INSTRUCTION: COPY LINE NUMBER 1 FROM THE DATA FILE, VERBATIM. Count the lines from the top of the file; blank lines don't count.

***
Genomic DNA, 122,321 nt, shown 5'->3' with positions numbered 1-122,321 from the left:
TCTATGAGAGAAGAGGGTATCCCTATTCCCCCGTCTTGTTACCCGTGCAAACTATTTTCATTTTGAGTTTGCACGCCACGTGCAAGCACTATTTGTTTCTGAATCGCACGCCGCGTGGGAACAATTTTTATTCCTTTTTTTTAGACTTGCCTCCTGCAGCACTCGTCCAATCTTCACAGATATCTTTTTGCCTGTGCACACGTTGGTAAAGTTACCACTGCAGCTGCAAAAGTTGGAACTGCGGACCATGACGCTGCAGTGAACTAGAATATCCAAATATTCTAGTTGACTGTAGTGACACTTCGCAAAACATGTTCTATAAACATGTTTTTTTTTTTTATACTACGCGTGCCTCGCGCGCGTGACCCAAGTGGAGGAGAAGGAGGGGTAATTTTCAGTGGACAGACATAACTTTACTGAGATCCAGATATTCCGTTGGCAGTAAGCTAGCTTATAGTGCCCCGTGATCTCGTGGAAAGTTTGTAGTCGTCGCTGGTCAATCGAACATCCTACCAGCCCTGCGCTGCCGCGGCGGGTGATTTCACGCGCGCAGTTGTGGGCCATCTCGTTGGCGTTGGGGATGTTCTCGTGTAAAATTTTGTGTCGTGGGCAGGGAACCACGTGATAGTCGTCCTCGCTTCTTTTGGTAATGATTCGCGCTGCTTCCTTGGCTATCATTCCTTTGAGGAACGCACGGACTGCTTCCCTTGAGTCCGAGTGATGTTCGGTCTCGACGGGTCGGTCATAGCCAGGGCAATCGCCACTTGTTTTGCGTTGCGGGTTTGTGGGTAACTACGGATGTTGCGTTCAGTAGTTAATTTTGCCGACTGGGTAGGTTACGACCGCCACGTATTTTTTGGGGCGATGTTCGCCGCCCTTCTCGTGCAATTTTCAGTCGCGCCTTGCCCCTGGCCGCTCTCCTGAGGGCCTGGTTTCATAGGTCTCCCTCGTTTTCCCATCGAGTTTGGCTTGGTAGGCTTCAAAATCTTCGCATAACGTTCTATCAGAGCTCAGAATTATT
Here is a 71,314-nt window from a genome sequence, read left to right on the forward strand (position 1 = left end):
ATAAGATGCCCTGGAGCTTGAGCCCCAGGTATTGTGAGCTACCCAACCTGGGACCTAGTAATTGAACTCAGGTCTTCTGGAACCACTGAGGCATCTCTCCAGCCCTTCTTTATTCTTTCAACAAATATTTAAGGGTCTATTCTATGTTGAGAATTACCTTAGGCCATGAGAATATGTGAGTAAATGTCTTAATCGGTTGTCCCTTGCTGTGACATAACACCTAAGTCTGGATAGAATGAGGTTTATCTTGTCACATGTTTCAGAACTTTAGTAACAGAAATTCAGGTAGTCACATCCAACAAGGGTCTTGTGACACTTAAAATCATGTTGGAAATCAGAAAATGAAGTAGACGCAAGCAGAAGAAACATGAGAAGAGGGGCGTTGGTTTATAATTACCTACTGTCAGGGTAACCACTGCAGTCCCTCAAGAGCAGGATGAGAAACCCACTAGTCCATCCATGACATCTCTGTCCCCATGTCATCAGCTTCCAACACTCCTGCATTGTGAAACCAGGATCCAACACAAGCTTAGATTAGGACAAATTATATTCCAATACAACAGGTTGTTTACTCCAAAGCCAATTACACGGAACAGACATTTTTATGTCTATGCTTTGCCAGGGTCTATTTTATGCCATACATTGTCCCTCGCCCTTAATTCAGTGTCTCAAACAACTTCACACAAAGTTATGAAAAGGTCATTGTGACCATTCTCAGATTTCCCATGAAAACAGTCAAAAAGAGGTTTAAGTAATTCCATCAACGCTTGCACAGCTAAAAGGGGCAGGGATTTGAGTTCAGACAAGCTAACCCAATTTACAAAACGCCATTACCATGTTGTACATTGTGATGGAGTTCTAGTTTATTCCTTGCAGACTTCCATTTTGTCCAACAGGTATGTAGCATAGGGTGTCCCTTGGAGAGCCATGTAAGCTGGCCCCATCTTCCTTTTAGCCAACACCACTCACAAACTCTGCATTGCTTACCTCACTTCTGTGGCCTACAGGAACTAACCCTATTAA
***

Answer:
Genomic DNA, 122,321 nt, shown 5'->3' with positions numbered 1-122,321 from the left: